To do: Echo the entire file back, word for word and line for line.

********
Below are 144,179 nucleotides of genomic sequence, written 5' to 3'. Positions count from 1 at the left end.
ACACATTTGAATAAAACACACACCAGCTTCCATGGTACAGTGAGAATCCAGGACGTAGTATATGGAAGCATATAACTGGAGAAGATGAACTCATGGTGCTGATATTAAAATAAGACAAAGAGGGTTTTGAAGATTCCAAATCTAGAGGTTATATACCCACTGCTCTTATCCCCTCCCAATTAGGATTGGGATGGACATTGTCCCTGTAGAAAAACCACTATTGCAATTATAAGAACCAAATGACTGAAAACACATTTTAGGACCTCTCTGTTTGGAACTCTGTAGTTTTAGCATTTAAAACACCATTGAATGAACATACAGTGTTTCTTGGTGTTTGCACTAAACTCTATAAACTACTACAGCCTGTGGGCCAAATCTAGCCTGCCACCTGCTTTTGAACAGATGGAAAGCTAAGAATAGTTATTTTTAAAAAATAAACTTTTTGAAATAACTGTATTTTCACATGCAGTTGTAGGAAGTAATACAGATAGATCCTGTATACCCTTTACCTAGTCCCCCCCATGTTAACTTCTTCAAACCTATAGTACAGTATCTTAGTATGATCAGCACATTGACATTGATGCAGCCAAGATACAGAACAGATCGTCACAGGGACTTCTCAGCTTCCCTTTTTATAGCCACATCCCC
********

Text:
Below are 144,179 nucleotides of genomic sequence, written 5' to 3'. Positions count from 1 at the left end.
ACACATTTGAATAAAACACACACCAGCTTCCATGGTACAGTGAGAATCCAGGACGTAGTATATGGAAGCATATAACTGGAGAAGATGAACTCATGGTGCTGATATTAAAATAAGACAAAGAGGGTTTTGAAGATTCCAAATCTAGAGGTTATATACCCACTGCTCTTATCCCCTCCCAATTAGGATTGGGATGGACATTGTCCCTGTAGAAAAACCACTATTGCAATTATAAGAACCAAATGACTGAAAACACATTTTAGGACCTCTCTGTTTGGAACTCTGTAGTTTTAGCATTTAAAACACCATTGAATGAACATACAGTGTTTCTTGGTGTTTGCACTAAACTCTATAAACTACTACAGCCTGTGGGCCAAATCTAGCCTGCCACCTGCTTTTGAACAGATGGAAAGCTAAGAATAGTTATTTTTAAAAAATAAACTTTTTGAAATAACTGTATTTTCACATGCAGTTGTAGGAAGTAATACAGATAGATCCTGTATACCCTTTACCTAGTCCCCCCCATGTTAACTTCTTCAAACCTATAGTACAGTATCTTAGTATGATCAGCACATTGACATTGATGCAGCCAAGATACAGAACAGATCGTCACAGGGACTTCTCAGCTTCCCTTTTTATAGCCACATCCCC